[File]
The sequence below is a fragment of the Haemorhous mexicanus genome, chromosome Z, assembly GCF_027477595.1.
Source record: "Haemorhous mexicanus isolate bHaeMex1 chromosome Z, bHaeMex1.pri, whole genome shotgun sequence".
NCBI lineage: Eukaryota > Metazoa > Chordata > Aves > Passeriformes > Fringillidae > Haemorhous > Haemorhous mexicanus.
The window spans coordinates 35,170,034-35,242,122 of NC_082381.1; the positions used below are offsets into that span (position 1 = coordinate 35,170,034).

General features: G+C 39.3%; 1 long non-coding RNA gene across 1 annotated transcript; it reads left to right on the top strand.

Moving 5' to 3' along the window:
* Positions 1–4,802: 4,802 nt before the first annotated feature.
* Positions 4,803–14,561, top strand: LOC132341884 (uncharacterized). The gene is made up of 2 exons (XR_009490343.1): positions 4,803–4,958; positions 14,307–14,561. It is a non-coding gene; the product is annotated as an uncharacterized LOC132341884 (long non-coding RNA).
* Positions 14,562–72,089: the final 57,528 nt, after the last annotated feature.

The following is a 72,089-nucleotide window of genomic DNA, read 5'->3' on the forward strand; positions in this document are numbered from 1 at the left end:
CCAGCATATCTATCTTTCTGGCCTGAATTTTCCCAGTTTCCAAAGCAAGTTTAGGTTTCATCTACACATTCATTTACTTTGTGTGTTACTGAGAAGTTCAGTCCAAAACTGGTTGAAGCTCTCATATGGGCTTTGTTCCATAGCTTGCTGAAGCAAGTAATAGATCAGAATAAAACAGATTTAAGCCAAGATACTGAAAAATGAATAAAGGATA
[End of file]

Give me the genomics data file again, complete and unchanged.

The sequence below is a fragment of the Haemorhous mexicanus genome, chromosome Z, assembly GCF_027477595.1.
Source record: "Haemorhous mexicanus isolate bHaeMex1 chromosome Z, bHaeMex1.pri, whole genome shotgun sequence".
NCBI lineage: Eukaryota > Metazoa > Chordata > Aves > Passeriformes > Fringillidae > Haemorhous > Haemorhous mexicanus.
The window spans coordinates 35,170,034-35,242,122 of NC_082381.1; the positions used below are offsets into that span (position 1 = coordinate 35,170,034).

General features: G+C 39.3%; 1 long non-coding RNA gene across 1 annotated transcript; it reads left to right on the top strand.

Moving 5' to 3' along the window:
* Positions 1–4,802: 4,802 nt before the first annotated feature.
* Positions 4,803–14,561, top strand: LOC132341884 (uncharacterized). The gene is made up of 2 exons (XR_009490343.1): positions 4,803–4,958; positions 14,307–14,561. It is a non-coding gene; the product is annotated as an uncharacterized LOC132341884 (long non-coding RNA).
* Positions 14,562–72,089: the final 57,528 nt, after the last annotated feature.

The following is a 72,089-nucleotide window of genomic DNA, read 5'->3' on the forward strand; positions in this document are numbered from 1 at the left end:
CCAGCATATCTATCTTTCTGGCCTGAATTTTCCCAGTTTCCAAAGCAAGTTTAGGTTTCATCTACACATTCATTTACTTTGTGTGTTACTGAGAAGTTCAGTCCAAAACTGGTTGAAGCTCTCATATGGGCTTTGTTCCATAGCTTGCTGAAGCAAGTAATAGATCAGAATAAAACAGATTTAAGCCAAGATACTGAAAAATGAATAAAGGATA